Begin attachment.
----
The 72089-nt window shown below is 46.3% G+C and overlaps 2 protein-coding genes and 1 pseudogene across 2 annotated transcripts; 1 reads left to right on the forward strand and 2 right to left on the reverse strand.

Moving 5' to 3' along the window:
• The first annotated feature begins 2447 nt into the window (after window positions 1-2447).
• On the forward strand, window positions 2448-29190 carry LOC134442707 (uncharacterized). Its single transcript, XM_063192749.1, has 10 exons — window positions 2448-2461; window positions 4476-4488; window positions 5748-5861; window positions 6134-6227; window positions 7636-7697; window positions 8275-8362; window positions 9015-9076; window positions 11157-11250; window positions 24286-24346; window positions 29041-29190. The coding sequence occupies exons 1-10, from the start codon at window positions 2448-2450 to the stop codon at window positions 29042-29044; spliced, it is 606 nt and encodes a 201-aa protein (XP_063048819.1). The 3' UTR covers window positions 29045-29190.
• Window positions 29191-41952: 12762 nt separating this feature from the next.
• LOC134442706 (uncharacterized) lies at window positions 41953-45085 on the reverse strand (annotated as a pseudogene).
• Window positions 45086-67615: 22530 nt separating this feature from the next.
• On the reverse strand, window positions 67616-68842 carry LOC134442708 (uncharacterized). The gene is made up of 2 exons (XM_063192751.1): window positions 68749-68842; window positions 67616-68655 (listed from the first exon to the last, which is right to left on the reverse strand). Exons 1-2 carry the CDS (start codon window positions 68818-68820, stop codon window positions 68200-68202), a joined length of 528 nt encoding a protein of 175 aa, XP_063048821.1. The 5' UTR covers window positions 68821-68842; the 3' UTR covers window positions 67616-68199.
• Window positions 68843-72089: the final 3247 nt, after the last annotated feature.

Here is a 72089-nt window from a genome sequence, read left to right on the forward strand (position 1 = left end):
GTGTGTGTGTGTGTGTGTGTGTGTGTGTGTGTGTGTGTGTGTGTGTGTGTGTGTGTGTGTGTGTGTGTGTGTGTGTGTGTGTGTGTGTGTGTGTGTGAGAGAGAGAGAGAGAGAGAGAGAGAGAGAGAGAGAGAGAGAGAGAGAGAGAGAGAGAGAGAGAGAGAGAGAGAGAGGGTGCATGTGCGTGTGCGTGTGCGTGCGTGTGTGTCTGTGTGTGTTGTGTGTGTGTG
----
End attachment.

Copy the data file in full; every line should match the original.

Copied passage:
The 72089-nt window shown below is 46.3% G+C and overlaps 2 protein-coding genes and 1 pseudogene across 2 annotated transcripts; 1 reads left to right on the forward strand and 2 right to left on the reverse strand.

Moving 5' to 3' along the window:
• The first annotated feature begins 2447 nt into the window (after window positions 1-2447).
• On the forward strand, window positions 2448-29190 carry LOC134442707 (uncharacterized). Its single transcript, XM_063192749.1, has 10 exons — window positions 2448-2461; window positions 4476-4488; window positions 5748-5861; window positions 6134-6227; window positions 7636-7697; window positions 8275-8362; window positions 9015-9076; window positions 11157-11250; window positions 24286-24346; window positions 29041-29190. The coding sequence occupies exons 1-10, from the start codon at window positions 2448-2450 to the stop codon at window positions 29042-29044; spliced, it is 606 nt and encodes a 201-aa protein (XP_063048819.1). The 3' UTR covers window positions 29045-29190.
• Window positions 29191-41952: 12762 nt separating this feature from the next.
• LOC134442706 (uncharacterized) lies at window positions 41953-45085 on the reverse strand (annotated as a pseudogene).
• Window positions 45086-67615: 22530 nt separating this feature from the next.
• On the reverse strand, window positions 67616-68842 carry LOC134442708 (uncharacterized). The gene is made up of 2 exons (XM_063192751.1): window positions 68749-68842; window positions 67616-68655 (listed from the first exon to the last, which is right to left on the reverse strand). Exons 1-2 carry the CDS (start codon window positions 68818-68820, stop codon window positions 68200-68202), a joined length of 528 nt encoding a protein of 175 aa, XP_063048821.1. The 5' UTR covers window positions 68821-68842; the 3' UTR covers window positions 67616-68199.
• Window positions 68843-72089: the final 3247 nt, after the last annotated feature.

Here is a 72089-nt window from a genome sequence, read left to right on the forward strand (position 1 = left end):
GTGTGTGTGTGTGTGTGTGTGTGTGTGTGTGTGTGTGTGTGTGTGTGTGTGTGTGTGTGTGTGTGTGTGTGTGTGTGTGTGTGTGTGTGTGTGTGTGAGAGAGAGAGAGAGAGAGAGAGAGAGAGAGAGAGAGAGAGAGAGAGAGAGAGAGAGAGAGAGAGAGAGAGAGAGAGGGTGCATGTGCGTGTGCGTGTGCGTGCGTGTGTGTCTGTGTGTGTTGTGTGTGTGTG